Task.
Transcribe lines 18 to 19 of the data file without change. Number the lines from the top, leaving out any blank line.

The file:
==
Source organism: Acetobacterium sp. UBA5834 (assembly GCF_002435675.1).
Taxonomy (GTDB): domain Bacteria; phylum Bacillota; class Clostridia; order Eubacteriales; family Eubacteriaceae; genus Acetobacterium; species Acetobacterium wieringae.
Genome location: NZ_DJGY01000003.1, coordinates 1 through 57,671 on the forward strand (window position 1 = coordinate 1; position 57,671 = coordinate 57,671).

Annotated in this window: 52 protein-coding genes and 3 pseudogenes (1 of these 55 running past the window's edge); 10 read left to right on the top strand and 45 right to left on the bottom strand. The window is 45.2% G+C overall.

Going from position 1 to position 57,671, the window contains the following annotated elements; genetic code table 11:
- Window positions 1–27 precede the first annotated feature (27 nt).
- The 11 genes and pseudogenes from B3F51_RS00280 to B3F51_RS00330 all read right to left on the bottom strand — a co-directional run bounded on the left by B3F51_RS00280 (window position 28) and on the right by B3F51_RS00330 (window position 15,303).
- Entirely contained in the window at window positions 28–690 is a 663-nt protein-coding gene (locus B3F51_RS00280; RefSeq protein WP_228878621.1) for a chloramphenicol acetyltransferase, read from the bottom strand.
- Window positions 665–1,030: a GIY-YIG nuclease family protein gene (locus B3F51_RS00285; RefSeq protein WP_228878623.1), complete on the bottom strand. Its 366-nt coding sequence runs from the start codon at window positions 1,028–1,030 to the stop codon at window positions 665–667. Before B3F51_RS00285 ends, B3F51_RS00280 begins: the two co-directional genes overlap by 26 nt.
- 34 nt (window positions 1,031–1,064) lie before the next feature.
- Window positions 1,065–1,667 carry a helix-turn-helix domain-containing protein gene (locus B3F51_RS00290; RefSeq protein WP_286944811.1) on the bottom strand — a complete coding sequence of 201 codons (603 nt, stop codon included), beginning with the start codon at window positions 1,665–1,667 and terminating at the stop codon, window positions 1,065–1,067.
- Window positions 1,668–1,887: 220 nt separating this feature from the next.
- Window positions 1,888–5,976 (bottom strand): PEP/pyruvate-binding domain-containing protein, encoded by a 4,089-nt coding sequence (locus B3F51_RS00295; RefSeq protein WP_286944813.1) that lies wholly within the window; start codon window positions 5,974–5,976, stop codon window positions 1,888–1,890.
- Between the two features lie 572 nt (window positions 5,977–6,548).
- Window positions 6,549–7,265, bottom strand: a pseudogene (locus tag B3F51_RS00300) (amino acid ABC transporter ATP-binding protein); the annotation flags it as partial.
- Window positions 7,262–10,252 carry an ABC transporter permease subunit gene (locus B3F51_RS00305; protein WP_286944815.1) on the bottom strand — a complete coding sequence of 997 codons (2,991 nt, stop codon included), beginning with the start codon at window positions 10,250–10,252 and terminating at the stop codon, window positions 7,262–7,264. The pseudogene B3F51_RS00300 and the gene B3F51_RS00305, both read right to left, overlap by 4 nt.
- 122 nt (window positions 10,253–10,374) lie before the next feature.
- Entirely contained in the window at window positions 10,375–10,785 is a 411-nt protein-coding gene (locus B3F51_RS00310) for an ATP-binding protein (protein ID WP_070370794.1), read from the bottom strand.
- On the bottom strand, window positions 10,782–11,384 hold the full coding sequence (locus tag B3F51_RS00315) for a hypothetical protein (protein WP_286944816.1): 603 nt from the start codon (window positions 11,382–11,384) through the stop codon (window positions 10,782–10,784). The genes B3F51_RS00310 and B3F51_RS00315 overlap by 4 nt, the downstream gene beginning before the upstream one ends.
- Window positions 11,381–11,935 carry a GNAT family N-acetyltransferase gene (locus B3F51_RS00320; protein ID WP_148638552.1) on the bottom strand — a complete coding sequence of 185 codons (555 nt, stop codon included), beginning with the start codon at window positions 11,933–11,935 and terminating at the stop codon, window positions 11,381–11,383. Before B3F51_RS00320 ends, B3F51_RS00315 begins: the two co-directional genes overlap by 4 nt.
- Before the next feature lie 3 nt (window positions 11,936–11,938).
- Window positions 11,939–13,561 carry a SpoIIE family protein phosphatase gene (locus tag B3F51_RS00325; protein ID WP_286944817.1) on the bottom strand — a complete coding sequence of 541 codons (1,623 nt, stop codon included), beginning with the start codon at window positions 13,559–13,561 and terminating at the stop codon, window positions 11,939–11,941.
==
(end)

- Entirely contained in the window at window positions 10,375–10,785 is a 411-nt protein-coding gene (locus B3F51_RS00310) for an ATP-binding protein (protein ID WP_070370794.1), read from the bottom strand.
- On the bottom strand, window positions 10,782–11,384 hold the full coding sequence (locus tag B3F51_RS00315) for a hypothetical protein (protein WP_286944816.1): 603 nt from the start codon (window positions 11,382–11,384) through the stop codon (window positions 10,782–10,784). The genes B3F51_RS00310 and B3F51_RS00315 overlap by 4 nt, the downstream gene beginning before the upstream one ends.